my meatloaf

Posted by on Mar 25, 2012 in tasteovers by jackie | 0 comments

my meatloaf

Makes 6 servings: 2 loaves each

I encourage plant-based eating. It’s simply an all-round better way to eat. For those of you who are meat eaters, this doesn’t mean you need to give up meat cold turkey. Just punch up the veggies in place of some beef or pork, for instance. That applies to comforting eats, too. Memorable foods like your mom’s meatloaf can be made over this way—without giving up great taste. Now, you’ll find more scrumptious veggies than meat in this rustic recipe. And the meat of choice is actually turkey. Though perhaps you’ll find the best part is the size. This recipe is portioned into personal-sized meatloaves … so “my meatloaf” is all about your meatloaf. You can have two of them, too. So you’ll actually be more satisfied. It’s a luscious entrée ideal for springtime. Savor it.

Calories Saved: 100

1/3 cup organic ketchup
2 teaspoons spicy brown mustard
1 teaspoon Worcestershire sauce
1 medium red onion, peeled and quartered
1 medium red or Yukon gold potato, unpeeled, scrubbed, and quartered
12 ounces ground turkey (about 93% lean), preferably organic or raised without antibiotics
10 ounces crimini (baby bella) mushrooms, finely chopped
2 large cloves garlic, minced
3/4 cup old-fashioned oats
2 large organic eggs, lightly beaten
1 1/4 teaspoons sea salt
1 teaspoon finely chopped fresh rosemary leaves
1 teaspoon freshly ground black pepper

  1. Preheat oven to 450°F. Line a large baking pan with unbleached parchment paper or recycled aluminum foil.
  2. Stir together the ketchup, mustard, and Worcestershire sauce in a small bowl; set aside.
  3. Add the onion and potato to a food processor and pulse until just grated.
  4. Transfer the grated vegetables to a large mixing bowl. Add the turkey, mushrooms, garlic, oats, eggs, salt, rosemary, pepper, and 2 tablespoons of the ketchup mixture and combine well by hand. Form the mixture into 12 loosely-shaped round loaves, about 1/2 cup each, and place onto the prepared pan. Gently brush the top of each with the remaining ketchup mixture.
  5. Bake until the meatloaves are cooked through and juices run clear, about 30 minutes. Let stand for about 5 minutes to allow juices to settle, transfer with a spatula to a large platter or individual plates, and serve.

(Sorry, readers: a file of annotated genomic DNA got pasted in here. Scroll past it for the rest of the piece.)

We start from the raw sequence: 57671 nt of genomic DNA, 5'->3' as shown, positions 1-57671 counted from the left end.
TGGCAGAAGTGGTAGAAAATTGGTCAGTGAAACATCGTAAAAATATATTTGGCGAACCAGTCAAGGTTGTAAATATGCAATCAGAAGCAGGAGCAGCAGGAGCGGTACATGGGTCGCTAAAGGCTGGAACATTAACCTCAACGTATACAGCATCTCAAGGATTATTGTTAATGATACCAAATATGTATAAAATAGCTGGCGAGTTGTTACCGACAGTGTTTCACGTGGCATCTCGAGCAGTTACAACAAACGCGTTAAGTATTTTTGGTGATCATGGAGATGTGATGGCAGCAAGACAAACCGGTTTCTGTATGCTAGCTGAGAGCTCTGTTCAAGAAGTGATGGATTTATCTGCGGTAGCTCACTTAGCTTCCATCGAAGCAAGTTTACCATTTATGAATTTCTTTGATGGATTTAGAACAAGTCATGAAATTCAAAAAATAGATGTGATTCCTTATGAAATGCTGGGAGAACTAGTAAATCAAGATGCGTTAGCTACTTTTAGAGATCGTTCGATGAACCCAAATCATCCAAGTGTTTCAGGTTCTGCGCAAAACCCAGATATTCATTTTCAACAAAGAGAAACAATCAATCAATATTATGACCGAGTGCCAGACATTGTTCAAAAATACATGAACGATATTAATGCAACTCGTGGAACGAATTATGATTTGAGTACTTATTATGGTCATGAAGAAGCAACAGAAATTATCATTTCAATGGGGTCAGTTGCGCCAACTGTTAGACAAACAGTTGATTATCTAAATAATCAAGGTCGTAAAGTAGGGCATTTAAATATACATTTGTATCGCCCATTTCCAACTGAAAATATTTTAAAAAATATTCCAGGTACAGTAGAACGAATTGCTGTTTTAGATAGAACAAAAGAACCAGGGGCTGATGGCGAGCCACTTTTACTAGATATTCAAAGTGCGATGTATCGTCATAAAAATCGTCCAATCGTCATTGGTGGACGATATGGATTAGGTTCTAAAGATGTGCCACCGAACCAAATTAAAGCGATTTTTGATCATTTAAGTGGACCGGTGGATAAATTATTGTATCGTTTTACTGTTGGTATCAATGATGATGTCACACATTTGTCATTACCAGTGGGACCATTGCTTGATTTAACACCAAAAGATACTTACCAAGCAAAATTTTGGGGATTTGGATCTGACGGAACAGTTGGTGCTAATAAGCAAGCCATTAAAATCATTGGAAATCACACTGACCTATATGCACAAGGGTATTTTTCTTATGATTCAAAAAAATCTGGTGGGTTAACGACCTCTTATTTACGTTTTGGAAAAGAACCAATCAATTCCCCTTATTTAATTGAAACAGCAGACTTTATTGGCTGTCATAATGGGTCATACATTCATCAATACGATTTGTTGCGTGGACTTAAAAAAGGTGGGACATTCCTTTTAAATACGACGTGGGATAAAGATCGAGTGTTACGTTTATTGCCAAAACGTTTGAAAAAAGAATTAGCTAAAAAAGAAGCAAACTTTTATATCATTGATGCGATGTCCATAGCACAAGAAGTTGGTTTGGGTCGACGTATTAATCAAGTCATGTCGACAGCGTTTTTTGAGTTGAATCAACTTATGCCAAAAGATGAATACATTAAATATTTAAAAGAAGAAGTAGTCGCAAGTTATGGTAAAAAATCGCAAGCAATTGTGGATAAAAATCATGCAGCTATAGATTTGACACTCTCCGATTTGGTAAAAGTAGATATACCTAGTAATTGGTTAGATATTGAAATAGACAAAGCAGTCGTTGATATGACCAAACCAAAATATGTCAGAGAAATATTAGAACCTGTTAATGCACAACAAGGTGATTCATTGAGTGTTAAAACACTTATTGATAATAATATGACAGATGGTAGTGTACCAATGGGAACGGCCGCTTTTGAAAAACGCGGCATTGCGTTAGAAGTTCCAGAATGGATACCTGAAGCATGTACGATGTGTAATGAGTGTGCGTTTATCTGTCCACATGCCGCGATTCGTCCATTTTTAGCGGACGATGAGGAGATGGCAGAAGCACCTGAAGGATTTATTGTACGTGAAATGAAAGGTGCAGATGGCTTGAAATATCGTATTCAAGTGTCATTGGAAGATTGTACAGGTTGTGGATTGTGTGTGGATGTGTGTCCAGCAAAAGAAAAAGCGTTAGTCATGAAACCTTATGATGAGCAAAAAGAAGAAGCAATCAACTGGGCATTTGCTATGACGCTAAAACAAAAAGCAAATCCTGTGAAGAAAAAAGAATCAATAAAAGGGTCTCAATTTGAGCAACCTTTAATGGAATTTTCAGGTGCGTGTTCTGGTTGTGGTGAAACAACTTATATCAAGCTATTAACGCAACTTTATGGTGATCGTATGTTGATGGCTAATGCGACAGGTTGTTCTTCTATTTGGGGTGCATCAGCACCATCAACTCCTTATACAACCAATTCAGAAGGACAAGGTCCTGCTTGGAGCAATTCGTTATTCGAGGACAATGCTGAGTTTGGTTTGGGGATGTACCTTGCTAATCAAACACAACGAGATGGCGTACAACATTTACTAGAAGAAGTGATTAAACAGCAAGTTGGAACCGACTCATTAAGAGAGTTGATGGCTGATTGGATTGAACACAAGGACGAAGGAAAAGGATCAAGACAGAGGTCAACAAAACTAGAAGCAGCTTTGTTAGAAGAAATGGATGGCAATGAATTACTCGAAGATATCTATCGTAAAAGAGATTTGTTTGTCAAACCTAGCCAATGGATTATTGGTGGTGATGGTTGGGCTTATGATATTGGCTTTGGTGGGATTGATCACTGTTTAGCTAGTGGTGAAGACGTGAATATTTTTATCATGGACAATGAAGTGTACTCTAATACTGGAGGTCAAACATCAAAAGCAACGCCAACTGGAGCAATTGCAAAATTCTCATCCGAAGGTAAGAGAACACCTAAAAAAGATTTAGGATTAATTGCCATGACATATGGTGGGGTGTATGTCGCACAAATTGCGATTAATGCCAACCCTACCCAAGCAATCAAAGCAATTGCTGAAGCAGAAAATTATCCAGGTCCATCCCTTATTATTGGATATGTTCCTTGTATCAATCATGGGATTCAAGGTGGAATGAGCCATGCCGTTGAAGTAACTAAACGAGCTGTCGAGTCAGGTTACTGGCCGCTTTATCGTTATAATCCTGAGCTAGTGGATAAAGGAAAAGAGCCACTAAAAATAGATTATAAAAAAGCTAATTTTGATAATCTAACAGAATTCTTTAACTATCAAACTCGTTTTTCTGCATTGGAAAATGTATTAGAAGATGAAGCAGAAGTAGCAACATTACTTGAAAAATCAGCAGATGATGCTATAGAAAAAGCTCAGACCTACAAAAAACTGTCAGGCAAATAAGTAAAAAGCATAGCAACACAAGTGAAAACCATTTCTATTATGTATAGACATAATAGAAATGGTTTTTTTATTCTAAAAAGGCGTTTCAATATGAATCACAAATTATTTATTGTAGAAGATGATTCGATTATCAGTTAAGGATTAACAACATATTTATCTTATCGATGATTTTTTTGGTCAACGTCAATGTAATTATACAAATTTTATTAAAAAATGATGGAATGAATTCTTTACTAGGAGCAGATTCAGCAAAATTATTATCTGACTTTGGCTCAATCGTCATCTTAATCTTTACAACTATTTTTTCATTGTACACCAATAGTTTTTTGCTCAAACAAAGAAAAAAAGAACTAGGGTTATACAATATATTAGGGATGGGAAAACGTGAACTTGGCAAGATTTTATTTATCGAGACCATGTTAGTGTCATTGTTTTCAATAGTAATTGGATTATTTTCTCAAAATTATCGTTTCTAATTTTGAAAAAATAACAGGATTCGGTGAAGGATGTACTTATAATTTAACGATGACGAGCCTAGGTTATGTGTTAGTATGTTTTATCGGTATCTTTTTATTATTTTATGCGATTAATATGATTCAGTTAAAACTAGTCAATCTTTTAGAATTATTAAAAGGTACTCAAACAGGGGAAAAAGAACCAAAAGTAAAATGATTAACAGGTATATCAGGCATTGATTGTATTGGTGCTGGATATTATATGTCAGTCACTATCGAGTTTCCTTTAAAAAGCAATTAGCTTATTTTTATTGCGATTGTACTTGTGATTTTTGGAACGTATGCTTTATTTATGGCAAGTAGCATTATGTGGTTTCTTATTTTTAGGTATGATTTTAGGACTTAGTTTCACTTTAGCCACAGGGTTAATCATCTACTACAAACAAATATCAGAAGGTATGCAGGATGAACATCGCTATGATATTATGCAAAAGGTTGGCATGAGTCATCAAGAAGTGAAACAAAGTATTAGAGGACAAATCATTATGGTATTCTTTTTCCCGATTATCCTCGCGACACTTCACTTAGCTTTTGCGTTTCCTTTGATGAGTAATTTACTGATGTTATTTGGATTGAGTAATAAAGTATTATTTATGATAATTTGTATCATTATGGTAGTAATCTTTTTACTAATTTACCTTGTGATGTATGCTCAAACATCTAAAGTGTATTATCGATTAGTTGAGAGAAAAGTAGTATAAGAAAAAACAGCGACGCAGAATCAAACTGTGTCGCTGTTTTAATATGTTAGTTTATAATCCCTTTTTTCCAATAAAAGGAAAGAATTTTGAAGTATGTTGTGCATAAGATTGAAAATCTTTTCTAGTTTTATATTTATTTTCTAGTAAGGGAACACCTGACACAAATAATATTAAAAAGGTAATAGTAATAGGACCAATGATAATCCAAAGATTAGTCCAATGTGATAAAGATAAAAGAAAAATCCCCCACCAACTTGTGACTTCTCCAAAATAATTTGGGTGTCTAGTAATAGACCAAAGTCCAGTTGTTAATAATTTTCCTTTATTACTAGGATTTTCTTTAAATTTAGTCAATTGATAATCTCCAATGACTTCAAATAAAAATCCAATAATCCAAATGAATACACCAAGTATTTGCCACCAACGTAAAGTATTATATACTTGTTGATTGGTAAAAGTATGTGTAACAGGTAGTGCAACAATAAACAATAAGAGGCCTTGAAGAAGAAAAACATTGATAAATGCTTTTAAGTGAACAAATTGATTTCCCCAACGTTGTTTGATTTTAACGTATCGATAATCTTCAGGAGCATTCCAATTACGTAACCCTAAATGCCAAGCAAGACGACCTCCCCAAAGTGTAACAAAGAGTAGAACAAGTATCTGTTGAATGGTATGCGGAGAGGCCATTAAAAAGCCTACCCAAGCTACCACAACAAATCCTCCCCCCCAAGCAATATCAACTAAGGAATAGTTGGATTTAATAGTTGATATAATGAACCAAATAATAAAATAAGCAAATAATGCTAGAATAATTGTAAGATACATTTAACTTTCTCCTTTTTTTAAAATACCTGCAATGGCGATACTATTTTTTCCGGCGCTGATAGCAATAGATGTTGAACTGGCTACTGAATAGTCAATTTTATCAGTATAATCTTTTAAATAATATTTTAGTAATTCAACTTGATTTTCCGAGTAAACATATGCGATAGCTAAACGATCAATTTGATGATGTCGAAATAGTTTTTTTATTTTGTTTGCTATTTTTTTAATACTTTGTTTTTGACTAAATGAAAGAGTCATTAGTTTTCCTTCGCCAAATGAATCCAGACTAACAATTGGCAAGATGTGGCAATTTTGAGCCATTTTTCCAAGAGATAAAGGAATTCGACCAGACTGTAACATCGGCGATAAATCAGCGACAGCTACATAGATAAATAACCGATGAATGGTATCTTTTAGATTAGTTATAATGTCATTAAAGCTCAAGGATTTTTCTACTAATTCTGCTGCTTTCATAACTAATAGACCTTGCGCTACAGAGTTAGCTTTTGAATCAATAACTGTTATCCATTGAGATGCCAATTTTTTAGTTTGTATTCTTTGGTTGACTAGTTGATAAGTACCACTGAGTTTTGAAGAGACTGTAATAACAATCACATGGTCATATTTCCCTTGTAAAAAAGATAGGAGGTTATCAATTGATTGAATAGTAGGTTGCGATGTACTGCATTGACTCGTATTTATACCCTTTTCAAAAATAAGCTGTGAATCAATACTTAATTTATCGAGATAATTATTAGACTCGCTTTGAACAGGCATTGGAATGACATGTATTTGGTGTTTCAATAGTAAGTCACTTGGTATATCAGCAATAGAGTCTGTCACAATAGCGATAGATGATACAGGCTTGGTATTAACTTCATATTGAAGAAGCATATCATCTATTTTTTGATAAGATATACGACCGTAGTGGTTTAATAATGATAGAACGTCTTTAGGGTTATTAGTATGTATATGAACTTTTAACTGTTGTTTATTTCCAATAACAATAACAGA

Per serving: 200 calories, 6 total fat, 1.5g saturated fat, 0g trans fat, 95mg cholesterol, 730mg sodium, 20g total carbohydrate, 2g dietary fiber, 5g sugars, 17g protein

The “Before” Recipe

old-fashioned meatloaf
by anonymous

Makes 8 servings: 1 slice each

1/2 cup packed brown sugar
1/2 cup ketchup
2 teaspoons mustard
1 1/2 pounds (24 ounces) ground beef
3/4 cup whole milk
1 small yellow onion, chopped
3/4 cup finely crushed saltine crackers
2 large eggs, lightly beaten
1 3/4 teaspoons salt
1/4 teaspoon black pepper
1/4 teaspoon dried crushed thyme
2 teaspoons vegetable oil

  1. Preheat oven to 350°F. Grease a 9- x 5-inch loaf pan.
  2. Press the brown sugar into the bottom of the prepared loaf pan. Stir together the ketchup and mustard in a small bowl and spread the mixture over the brown sugar.
  3. Add the beef, milk, onion, crackers, eggs, salt, pepper, and thyme to a medium mixing bowl and combine well by hand. Shape into a loaf and position on top of the ketchup mixture. Brush with the oil.
  4. Bake until the meatloaf is cooked through and juices run clear, about 1 hour. Let stand for about 10 minutes to allow juices to settle. Slice and serve.

Per serving: 300 calories, 14 total fat, 5g saturated fat, 1g trans fat, 100mg cholesterol, 840mg sodium, 24g total carbohydrate, 0g dietary fiber, 18g sugars, 18g protein

 

Tasteover Tips

  • Pump up the vegetables to pump up volume and portion size, while adding more flavor interest with fewer calories
  • Try the mushroom “swapability” approach; add mushrooms for extra veggie goodness while enhancing and replacing part of the meat
  • Pick poultry instead of beef as an eco-friendlier option—and for likelier overall appeal to more palates, then go for extra pepper for more of a “bite”
  • Select a whole grain you enjoy rather than picking a refined grain food just for function, such as going for oats instead of saltine crackers
  • Forgo excess sweetness from added sugars, such as brown sugar, and consider focusing on other taste sensations … here there are now savory and spicy highlights
  • Choose fresh herbs often (grow them if possible!)—and switch up the herb of choice for the best flavor match with makeover ingredients, such as picking rosemary instead of thyme as a lovely pairing with potato and poultry

 

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